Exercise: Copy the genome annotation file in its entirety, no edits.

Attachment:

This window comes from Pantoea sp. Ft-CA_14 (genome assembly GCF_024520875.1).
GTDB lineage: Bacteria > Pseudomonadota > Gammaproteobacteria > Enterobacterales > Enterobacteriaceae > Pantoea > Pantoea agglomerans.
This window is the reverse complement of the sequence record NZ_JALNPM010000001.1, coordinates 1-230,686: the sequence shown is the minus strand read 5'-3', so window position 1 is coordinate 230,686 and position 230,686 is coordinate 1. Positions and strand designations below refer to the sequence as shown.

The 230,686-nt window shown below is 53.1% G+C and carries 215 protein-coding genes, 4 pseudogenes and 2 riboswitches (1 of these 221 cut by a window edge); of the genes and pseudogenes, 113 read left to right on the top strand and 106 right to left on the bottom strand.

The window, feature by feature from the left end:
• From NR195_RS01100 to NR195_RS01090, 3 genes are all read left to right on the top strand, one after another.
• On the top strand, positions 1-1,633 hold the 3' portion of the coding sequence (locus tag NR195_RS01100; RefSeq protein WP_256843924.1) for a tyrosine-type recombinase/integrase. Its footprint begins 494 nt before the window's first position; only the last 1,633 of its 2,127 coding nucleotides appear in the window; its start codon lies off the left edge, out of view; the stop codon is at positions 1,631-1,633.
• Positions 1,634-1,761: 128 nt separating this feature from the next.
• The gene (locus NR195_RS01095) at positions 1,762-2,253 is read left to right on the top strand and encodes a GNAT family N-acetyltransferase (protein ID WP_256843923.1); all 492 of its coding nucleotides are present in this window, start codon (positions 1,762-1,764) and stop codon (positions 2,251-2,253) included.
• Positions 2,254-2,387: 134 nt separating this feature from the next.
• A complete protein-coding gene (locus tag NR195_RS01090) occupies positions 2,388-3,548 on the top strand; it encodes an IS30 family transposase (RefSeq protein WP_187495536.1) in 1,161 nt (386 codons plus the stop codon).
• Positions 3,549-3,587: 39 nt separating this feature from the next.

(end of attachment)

This window comes from Pantoea sp. Ft-CA_14 (genome assembly GCF_024520875.1).
GTDB lineage: Bacteria > Pseudomonadota > Gammaproteobacteria > Enterobacterales > Enterobacteriaceae > Pantoea > Pantoea agglomerans.
This window is the reverse complement of the sequence record NZ_JALNPM010000001.1, coordinates 1-230,686: the sequence shown is the minus strand read 5'-3', so window position 1 is coordinate 230,686 and position 230,686 is coordinate 1. Positions and strand designations below refer to the sequence as shown.

The 230,686-nt window shown below is 53.1% G+C and carries 215 protein-coding genes, 4 pseudogenes and 2 riboswitches (1 of these 221 cut by a window edge); of the genes and pseudogenes, 113 read left to right on the top strand and 106 right to left on the bottom strand.

The window, feature by feature from the left end:
• From NR195_RS01100 to NR195_RS01090, 3 genes are all read left to right on the top strand, one after another.
• On the top strand, positions 1-1,633 hold the 3' portion of the coding sequence (locus tag NR195_RS01100; RefSeq protein WP_256843924.1) for a tyrosine-type recombinase/integrase. Its footprint begins 494 nt before the window's first position; only the last 1,633 of its 2,127 coding nucleotides appear in the window; its start codon lies off the left edge, out of view; the stop codon is at positions 1,631-1,633.
• Positions 1,634-1,761: 128 nt separating this feature from the next.
• The gene (locus NR195_RS01095) at positions 1,762-2,253 is read left to right on the top strand and encodes a GNAT family N-acetyltransferase (protein ID WP_256843923.1); all 492 of its coding nucleotides are present in this window, start codon (positions 1,762-1,764) and stop codon (positions 2,251-2,253) included.
• Positions 2,254-2,387: 134 nt separating this feature from the next.
• A complete protein-coding gene (locus tag NR195_RS01090) occupies positions 2,388-3,548 on the top strand; it encodes an IS30 family transposase (RefSeq protein WP_187495536.1) in 1,161 nt (386 codons plus the stop codon).
• Positions 3,549-3,587: 39 nt separating this feature from the next.